DF: When you talk about the world of 5G you are talking about keeping the data close to the processing point and close to the end-user. We are distributed. That is the principle which we operate: no central database or central data warehouse environment. You’ve got to actually be able to act on that data at the edge where it is taking place. You need to keep data and processing connected together and stop pushing it through the network and losing time. But equally, you’ve got to maintain data consistency, which is another unique thing we can do. We just made an announcement in September about our Active(N) solution, which is a multi-active cross data centre replication capability. That enables an edge-data-processing, connected environment without compromising the consistency of the data.
TR: Does VoltDB delve into the actions being taken, or do you just provide a platform for others to supply that piece of the puzzle?
DF: We’re the enabling engine. If you have an ML AI feed you can write stored procedures in there for whatever your application requirement is. Then what VoltDB does is undertake all of that processing and feed that straight back to wherever that action needs to take place.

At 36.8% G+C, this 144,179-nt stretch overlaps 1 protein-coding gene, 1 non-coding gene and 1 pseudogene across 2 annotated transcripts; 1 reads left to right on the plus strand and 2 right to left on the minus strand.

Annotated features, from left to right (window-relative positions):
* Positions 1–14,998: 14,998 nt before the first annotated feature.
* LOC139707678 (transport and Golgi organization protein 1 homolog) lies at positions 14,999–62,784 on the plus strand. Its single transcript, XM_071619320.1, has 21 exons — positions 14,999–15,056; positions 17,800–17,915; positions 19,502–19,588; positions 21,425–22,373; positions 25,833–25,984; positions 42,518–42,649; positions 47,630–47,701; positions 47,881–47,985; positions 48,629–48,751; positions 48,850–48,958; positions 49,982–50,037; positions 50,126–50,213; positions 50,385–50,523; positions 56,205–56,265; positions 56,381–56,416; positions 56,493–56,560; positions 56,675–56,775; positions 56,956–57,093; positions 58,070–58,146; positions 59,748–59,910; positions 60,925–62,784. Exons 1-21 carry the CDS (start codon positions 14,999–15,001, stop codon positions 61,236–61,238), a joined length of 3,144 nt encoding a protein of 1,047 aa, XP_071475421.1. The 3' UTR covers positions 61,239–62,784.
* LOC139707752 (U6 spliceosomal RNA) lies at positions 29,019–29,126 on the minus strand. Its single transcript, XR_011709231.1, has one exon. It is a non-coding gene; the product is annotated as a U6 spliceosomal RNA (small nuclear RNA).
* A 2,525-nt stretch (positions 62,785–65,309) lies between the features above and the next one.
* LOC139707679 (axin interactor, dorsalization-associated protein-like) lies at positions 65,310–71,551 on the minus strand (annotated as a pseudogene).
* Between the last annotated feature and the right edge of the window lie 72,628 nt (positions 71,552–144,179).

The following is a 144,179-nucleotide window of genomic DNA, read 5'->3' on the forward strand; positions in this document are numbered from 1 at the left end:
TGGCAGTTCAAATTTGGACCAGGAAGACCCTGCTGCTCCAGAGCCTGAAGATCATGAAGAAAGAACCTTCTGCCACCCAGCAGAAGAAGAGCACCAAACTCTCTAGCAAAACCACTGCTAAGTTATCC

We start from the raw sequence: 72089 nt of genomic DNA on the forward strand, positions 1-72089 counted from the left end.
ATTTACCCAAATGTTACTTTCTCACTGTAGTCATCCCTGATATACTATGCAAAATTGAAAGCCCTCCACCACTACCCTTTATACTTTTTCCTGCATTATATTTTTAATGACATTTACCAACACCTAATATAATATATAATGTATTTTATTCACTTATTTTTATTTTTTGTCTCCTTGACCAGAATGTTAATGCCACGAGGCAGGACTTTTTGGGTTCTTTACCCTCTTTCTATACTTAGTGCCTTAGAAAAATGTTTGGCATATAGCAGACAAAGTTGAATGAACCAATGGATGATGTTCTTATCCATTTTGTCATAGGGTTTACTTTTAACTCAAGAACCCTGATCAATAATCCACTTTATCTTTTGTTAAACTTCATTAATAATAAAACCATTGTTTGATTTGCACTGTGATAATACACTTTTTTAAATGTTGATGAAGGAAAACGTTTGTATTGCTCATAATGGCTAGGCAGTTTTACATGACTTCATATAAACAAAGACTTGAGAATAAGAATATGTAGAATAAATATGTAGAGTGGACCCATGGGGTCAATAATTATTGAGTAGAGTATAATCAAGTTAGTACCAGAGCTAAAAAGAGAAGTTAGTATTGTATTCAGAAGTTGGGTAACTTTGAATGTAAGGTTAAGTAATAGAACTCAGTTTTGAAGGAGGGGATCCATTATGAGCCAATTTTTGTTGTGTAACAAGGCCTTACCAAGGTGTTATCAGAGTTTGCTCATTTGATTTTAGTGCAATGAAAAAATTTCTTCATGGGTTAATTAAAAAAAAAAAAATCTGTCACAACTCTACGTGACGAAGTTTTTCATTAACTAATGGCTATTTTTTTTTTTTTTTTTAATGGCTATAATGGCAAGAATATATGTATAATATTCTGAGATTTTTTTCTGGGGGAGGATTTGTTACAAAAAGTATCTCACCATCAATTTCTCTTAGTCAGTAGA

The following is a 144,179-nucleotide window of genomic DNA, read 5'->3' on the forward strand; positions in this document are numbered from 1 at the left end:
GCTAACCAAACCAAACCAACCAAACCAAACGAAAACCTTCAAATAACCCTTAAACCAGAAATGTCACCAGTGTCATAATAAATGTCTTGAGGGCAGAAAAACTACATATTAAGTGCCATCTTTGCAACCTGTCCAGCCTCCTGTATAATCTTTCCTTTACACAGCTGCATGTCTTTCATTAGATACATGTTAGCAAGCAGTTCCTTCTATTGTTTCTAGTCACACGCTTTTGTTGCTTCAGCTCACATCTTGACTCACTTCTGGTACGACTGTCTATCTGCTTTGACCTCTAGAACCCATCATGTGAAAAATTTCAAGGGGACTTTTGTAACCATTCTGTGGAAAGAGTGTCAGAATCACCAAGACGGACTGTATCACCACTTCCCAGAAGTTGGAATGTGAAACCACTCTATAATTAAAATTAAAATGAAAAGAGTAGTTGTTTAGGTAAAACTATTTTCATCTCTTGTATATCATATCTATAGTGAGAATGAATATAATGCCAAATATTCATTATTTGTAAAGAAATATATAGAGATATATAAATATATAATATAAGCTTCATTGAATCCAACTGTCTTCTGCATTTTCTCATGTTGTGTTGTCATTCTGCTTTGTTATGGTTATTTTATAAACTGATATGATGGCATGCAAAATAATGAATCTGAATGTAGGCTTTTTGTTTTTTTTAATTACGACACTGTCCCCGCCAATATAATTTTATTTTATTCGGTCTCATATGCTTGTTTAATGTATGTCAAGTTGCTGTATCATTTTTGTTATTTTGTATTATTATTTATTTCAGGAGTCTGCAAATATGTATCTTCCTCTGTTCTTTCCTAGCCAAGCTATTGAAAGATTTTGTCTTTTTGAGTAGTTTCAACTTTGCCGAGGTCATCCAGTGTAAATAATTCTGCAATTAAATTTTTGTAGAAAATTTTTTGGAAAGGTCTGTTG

TR: How much data do you keep out at the edge and how long do you keep it?
DF: We can keep up typically up to about 3-4Tb. The idea is that we keep it for the period of time you need to make that decision or take that action. But you can bring that data back and use it again. It is bi-directional, not a single path.
TR: Other than future 5G plans, what types of applications benefit from VoltDB’s technology?
DF: About 70% of our business is from the world of telco. We are used at about 130-135 mobile operators today, and that’s Tier 1s, 2s, 3s, and 4s. Typically, we are used in their charging and policy systems, but also in areas such as customer value management. We are used in fraud and security, and I think security is a bigger play for us long term. What you’re looking for there is anomaly detection, using AI and machine learning to analyze vast amounts of streaming data and act on it before you’re actually seeing the impact of the offender within your network. And then the other area is IoT, and particularly industrial IoT. We are working with a large Canadian system integrator on a project in the UK for smart meters for electricity to do real-time analysis of energy usage. Similar use cases lie within some of the mobile world in connected car environments. Now, in saying that, VoltDB is not the application, it is an enabling technology. We tend not to deal directly with the mobile operators, we work with partners, companies like Amdocs, HPE, Infosys, Sterlite, and even people like Accenture in the SI space. These are the people that are building the actual platforms or applications.